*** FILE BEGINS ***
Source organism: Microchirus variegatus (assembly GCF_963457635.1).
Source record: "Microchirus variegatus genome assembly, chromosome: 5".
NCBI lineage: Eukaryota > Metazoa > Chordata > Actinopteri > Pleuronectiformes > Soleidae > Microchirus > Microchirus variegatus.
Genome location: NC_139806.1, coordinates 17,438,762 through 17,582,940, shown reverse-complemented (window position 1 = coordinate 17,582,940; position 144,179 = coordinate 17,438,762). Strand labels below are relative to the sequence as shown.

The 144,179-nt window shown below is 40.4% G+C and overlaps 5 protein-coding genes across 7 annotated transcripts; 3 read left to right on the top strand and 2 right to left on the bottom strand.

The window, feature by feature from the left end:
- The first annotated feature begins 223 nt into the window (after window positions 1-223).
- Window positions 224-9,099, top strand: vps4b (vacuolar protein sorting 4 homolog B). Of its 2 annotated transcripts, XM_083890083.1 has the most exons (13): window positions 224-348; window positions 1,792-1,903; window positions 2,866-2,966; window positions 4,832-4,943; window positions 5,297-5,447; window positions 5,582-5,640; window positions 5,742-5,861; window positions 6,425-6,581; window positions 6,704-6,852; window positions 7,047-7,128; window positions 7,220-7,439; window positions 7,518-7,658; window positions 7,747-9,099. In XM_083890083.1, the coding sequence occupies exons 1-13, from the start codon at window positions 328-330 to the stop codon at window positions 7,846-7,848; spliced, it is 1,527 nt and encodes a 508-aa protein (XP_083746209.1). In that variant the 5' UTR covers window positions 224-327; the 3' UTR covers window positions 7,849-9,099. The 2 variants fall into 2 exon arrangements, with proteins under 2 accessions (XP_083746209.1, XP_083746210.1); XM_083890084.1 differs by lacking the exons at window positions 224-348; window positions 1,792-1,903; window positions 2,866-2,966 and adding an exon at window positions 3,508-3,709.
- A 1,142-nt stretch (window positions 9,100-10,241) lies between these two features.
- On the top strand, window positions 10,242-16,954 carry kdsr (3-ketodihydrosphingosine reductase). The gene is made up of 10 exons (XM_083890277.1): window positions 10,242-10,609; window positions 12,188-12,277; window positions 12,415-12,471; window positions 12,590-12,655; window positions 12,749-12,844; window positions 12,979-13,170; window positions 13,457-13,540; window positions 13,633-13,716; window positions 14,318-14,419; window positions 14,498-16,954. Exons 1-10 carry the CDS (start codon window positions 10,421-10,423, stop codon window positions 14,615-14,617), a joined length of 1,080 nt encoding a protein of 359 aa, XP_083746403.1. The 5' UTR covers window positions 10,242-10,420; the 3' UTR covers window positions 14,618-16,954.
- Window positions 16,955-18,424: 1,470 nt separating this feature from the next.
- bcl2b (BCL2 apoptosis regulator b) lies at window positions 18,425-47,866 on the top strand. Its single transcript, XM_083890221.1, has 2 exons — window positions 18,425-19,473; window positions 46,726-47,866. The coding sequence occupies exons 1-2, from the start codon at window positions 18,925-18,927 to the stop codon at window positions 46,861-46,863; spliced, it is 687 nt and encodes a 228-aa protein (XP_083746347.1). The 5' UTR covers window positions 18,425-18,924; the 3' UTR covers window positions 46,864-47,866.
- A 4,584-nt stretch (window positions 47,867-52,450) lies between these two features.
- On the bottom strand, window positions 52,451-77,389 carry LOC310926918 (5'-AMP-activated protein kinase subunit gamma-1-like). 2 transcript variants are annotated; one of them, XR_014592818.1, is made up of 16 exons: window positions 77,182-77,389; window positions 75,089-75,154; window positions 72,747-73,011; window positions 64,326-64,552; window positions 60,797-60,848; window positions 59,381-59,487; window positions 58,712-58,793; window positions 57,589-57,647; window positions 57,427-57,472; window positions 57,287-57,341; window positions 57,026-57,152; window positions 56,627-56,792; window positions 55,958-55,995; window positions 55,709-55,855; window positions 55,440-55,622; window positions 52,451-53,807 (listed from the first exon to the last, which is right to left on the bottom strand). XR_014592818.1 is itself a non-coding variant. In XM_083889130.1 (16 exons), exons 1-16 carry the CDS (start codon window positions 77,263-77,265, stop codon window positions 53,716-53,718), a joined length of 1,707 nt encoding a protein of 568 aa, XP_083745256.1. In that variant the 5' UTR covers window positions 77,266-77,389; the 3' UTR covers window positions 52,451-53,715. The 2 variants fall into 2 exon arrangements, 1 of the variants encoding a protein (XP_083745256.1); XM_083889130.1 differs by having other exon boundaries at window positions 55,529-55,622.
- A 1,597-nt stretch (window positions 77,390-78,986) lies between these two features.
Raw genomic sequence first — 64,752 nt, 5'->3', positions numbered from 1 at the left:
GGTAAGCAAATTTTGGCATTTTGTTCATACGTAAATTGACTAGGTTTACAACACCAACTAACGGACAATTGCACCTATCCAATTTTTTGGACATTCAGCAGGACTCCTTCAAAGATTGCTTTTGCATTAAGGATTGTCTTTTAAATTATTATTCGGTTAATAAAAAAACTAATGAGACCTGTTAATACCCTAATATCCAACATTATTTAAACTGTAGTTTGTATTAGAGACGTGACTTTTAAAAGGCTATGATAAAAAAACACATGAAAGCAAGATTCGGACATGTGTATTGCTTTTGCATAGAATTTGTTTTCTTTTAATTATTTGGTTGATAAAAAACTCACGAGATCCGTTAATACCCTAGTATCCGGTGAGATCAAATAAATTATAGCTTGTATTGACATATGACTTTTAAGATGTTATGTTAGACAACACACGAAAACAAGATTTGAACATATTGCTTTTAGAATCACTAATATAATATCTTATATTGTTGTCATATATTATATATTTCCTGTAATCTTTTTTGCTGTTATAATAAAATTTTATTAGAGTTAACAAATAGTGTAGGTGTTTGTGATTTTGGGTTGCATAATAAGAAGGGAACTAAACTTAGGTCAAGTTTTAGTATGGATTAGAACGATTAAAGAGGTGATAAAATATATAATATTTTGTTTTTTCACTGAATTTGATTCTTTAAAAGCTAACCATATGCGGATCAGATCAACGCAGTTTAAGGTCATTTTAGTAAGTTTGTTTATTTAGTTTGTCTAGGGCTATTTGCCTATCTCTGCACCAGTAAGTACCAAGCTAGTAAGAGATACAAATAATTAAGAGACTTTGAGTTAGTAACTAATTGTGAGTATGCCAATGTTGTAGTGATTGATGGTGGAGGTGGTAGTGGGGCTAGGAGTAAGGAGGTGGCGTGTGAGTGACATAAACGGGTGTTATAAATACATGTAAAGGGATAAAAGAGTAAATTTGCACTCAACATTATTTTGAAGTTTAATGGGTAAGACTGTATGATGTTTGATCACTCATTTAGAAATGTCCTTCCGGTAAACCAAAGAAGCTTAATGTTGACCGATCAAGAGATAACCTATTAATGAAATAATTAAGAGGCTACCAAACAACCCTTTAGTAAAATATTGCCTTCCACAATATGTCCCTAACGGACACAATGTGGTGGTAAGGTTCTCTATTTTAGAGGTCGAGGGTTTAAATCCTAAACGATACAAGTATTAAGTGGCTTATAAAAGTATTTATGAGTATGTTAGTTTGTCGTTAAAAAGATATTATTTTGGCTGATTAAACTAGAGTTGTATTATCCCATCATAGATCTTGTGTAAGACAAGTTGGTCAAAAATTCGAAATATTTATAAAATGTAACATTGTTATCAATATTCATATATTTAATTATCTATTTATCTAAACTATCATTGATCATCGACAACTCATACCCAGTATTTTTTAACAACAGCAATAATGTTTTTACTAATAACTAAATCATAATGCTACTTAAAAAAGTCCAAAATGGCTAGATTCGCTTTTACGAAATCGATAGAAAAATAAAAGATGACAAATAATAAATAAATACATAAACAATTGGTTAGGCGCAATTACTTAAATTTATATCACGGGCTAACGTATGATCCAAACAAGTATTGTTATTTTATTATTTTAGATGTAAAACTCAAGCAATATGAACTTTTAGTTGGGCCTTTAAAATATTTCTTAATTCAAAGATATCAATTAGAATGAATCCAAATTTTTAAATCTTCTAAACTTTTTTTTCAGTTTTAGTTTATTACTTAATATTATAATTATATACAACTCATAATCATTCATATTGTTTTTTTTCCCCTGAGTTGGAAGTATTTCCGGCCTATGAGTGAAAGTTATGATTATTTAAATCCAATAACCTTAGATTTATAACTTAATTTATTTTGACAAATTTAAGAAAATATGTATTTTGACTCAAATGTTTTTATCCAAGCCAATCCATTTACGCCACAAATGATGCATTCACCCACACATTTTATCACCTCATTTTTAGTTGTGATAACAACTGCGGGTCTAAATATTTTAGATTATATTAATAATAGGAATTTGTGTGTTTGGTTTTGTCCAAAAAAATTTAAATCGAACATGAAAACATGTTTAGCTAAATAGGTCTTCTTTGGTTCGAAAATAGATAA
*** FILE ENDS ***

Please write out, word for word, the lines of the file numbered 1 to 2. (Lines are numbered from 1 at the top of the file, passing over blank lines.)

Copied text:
Source organism: Microchirus variegatus (assembly GCF_963457635.1).
Source record: "Microchirus variegatus genome assembly, chromosome: 5".